As the COVID-19 crisis continues to grow exponentially, people who are incarcerated in Connecticut prisons are extremely vulnerable, but largely being ignored by the state. Public health experts have sounded the alarm about the need for Connecticut to decrease incarceration as part of the state’s COVID-19 response. Despite consistent calls from the ACLU of Connecticut and other organizations, starting as early as March 10, March 12, March 16, and March 19 (here and here), neither Governor Ned Lamont nor state agencies have made efforts to protect public health by issuing plans to thoughtfully, safely, and quickly release people. While the Department of Correction (DOC) and Governor have done a rhetorical about-face by now claiming they are releasing people, they still have not publicly produced a plan for releases, and they still will not say whether any people were actually released because of COVID-19 (as opposed to other bases).

So many people and agencies in this state have failed to act to protect incarcerated people. What makes this especially infuriating is that under state law more than 100 different state government agencies – including the Governor and DOC – could take steps right now to reduce the number of people who are sitting in prisons, where they are at risk during the pandemic. For example:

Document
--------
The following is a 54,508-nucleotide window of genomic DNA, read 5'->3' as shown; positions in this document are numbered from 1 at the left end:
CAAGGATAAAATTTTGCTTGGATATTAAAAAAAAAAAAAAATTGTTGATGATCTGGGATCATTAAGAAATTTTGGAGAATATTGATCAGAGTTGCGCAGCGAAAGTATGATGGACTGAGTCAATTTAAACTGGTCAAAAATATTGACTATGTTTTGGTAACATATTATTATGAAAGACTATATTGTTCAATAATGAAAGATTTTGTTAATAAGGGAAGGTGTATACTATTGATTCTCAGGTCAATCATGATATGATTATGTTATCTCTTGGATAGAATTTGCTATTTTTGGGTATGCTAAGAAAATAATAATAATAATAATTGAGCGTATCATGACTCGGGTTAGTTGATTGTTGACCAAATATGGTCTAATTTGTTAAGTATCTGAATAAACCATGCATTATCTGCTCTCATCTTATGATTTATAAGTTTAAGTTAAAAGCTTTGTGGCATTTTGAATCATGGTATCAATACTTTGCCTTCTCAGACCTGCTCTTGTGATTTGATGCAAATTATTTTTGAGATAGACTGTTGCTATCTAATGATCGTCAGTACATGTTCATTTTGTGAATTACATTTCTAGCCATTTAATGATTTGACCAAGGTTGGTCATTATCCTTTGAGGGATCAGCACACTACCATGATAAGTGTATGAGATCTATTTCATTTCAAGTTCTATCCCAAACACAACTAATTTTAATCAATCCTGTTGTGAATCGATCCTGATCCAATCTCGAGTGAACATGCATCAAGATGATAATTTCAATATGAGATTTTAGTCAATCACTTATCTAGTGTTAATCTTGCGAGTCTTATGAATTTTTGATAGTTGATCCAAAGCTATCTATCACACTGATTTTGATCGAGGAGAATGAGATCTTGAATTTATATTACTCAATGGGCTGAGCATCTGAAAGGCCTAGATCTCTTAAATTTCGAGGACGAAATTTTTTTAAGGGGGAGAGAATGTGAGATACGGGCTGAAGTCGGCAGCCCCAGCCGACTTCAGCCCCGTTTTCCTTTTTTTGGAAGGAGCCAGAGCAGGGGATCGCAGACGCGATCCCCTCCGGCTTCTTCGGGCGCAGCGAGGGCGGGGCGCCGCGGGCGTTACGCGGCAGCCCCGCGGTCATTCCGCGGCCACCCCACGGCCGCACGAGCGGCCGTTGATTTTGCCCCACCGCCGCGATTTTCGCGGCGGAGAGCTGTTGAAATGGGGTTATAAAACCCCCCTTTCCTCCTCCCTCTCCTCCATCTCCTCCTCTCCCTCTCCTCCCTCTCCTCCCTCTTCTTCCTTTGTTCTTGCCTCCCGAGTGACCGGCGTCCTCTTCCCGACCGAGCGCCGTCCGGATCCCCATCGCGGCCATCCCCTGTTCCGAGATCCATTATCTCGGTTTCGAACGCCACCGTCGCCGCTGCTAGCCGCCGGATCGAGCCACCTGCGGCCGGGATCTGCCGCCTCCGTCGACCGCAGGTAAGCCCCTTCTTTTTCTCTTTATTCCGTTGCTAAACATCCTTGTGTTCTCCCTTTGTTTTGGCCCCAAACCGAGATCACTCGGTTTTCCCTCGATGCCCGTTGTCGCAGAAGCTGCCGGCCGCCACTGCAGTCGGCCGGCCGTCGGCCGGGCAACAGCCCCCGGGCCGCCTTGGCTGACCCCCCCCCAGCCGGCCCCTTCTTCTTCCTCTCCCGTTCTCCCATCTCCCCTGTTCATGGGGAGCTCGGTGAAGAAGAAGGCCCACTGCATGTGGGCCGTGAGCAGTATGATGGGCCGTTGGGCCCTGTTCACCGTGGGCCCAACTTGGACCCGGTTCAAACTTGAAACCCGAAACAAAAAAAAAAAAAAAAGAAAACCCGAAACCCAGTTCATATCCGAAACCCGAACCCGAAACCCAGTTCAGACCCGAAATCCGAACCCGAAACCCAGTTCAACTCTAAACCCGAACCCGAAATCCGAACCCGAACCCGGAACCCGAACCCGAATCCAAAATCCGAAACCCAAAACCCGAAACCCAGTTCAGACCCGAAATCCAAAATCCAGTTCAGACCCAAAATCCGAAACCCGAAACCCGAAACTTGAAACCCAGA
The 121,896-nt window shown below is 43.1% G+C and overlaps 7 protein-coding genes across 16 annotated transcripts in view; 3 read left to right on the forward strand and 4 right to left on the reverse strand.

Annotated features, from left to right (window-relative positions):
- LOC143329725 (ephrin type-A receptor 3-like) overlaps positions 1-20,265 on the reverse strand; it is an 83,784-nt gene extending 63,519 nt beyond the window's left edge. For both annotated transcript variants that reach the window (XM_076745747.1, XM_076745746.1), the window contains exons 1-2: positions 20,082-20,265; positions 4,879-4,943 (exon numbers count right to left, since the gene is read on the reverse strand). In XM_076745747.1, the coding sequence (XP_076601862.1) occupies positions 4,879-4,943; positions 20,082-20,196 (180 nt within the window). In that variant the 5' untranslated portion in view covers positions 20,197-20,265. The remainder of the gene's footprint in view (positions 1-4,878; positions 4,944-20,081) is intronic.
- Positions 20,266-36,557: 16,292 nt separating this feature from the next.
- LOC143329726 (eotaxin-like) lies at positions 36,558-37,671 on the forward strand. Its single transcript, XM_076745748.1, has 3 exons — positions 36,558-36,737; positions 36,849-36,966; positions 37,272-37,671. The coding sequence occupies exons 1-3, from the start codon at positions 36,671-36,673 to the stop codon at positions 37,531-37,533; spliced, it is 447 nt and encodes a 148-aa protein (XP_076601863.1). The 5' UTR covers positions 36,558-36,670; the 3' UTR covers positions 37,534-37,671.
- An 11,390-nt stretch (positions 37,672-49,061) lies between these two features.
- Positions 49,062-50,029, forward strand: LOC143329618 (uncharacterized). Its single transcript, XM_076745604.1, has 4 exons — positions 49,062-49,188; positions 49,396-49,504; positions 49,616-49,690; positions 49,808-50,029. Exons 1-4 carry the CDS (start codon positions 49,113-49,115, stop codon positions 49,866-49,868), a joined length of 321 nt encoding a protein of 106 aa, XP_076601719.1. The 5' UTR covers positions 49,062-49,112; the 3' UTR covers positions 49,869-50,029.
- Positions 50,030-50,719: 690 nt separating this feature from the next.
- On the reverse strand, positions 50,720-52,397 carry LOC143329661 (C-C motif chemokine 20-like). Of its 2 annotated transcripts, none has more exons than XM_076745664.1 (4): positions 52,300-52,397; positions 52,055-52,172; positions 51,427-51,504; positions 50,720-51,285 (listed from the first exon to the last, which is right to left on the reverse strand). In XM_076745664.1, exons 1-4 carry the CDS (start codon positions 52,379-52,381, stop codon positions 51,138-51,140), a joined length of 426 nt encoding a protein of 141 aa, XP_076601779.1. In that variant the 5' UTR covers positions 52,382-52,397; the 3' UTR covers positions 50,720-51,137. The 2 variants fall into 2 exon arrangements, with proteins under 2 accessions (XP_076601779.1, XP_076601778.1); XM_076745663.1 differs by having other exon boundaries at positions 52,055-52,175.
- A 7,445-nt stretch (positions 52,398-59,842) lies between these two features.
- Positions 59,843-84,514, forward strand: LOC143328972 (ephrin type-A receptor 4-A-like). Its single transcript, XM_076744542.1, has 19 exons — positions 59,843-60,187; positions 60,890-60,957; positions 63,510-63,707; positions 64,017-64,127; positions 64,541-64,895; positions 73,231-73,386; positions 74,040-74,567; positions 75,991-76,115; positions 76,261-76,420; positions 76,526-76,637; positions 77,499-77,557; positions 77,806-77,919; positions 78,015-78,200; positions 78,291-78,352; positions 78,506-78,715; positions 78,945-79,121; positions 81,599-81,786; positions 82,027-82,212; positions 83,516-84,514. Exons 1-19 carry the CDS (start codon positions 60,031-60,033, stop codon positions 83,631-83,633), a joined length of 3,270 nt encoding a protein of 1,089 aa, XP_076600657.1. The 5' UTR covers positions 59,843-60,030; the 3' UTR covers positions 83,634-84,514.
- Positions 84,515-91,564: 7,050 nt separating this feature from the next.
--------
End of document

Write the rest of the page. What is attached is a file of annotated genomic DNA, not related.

This utter failure of coordination and leadership has led to understandable confusion about what the state is doing and also about what incarcerated people and their loved ones can do to seek help.

The list of agencies that could act goes on.

Remembering that most incarcerated people will fall into more than one of these categories, it is clear that state actors in every branch and at every level are failing people imprisoned in Connecticut.

It is not too late for Connecticut’s elected officials and agency heads to reverse course. A first step would be an executive order from Governor Lamont laying out a detailed, thoughtful plan to protect public health by releasing incarcerated people, that considers community safety and gives direction to agencies. If Governor Lamont continues to ignore this problem, though, leaders across Connecticut already have the power to reduce incarceration on their own. They should do so to save lives.

People are not sentenced by the courts to suffer and die in a pandemic. By reducing incarceration to protect prison workers and incarcerated people, Connecticut can secure public health both inside and outside prisons.